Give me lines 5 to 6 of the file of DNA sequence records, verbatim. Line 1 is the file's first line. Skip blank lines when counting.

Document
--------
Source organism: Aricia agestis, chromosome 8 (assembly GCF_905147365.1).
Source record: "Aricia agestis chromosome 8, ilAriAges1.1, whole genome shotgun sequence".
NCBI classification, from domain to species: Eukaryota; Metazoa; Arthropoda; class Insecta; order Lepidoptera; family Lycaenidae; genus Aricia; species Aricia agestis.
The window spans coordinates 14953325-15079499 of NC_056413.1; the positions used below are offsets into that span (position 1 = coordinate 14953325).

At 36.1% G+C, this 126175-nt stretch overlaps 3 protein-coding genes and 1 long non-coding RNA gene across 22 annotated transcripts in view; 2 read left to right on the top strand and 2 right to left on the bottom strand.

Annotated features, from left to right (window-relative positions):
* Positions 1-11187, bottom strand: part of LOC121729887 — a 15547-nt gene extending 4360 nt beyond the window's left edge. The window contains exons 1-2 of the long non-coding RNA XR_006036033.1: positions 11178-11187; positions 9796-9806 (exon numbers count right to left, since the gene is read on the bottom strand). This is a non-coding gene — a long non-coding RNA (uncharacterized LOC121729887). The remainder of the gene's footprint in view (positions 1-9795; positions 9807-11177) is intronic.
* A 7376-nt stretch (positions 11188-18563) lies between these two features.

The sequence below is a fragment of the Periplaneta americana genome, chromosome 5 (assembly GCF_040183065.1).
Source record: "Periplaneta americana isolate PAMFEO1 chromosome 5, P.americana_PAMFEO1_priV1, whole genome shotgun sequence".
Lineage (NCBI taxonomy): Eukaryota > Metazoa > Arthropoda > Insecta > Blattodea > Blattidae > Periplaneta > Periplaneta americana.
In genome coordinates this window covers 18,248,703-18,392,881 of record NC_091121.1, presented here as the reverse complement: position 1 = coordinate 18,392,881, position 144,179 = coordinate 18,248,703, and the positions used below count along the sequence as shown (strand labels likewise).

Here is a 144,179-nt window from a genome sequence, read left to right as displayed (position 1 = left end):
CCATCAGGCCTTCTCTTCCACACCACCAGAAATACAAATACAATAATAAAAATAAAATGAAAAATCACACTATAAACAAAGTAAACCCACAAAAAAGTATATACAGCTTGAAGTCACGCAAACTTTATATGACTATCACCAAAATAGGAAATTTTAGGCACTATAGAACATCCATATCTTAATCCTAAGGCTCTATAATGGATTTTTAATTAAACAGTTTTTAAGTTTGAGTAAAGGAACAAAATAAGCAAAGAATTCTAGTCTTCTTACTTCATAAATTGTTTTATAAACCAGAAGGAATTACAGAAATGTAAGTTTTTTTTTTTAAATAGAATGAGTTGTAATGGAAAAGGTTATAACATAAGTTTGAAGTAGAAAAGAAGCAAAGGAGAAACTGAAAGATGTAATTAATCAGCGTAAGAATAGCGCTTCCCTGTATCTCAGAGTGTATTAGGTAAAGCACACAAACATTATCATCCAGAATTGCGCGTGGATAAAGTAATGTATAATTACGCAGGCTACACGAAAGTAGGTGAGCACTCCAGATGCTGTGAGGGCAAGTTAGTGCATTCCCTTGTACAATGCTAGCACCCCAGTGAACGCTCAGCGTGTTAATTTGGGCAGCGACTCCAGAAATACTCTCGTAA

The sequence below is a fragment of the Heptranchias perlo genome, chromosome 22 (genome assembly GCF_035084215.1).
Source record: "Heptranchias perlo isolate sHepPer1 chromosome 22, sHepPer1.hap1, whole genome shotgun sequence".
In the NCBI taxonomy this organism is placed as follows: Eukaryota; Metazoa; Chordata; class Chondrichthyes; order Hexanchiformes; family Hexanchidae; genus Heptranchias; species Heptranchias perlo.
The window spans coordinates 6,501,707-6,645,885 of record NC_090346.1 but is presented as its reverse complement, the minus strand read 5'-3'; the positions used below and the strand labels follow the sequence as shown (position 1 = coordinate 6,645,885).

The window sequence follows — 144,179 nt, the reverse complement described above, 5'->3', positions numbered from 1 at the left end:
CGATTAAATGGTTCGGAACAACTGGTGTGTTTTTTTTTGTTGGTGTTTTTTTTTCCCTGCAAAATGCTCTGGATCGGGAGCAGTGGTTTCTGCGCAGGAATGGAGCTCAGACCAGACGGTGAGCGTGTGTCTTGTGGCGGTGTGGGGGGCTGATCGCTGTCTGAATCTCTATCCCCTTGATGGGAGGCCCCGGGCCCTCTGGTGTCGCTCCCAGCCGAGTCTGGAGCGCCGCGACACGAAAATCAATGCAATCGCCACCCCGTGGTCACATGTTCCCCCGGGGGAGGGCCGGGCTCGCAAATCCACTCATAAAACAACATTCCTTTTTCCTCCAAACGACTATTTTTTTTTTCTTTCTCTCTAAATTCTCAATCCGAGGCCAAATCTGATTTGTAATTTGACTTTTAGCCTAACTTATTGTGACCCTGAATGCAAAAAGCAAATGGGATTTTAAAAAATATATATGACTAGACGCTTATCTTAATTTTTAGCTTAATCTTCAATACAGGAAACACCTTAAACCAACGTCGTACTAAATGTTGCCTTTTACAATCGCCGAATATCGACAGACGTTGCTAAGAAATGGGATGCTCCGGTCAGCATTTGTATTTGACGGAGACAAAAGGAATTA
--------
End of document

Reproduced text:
At 36.1% G+C, this 126175-nt stretch overlaps 3 protein-coding genes and 1 long non-coding RNA gene across 22 annotated transcripts in view; 2 read left to right on the top strand and 2 right to left on the bottom strand.

Annotated features, from left to right (window-relative positions):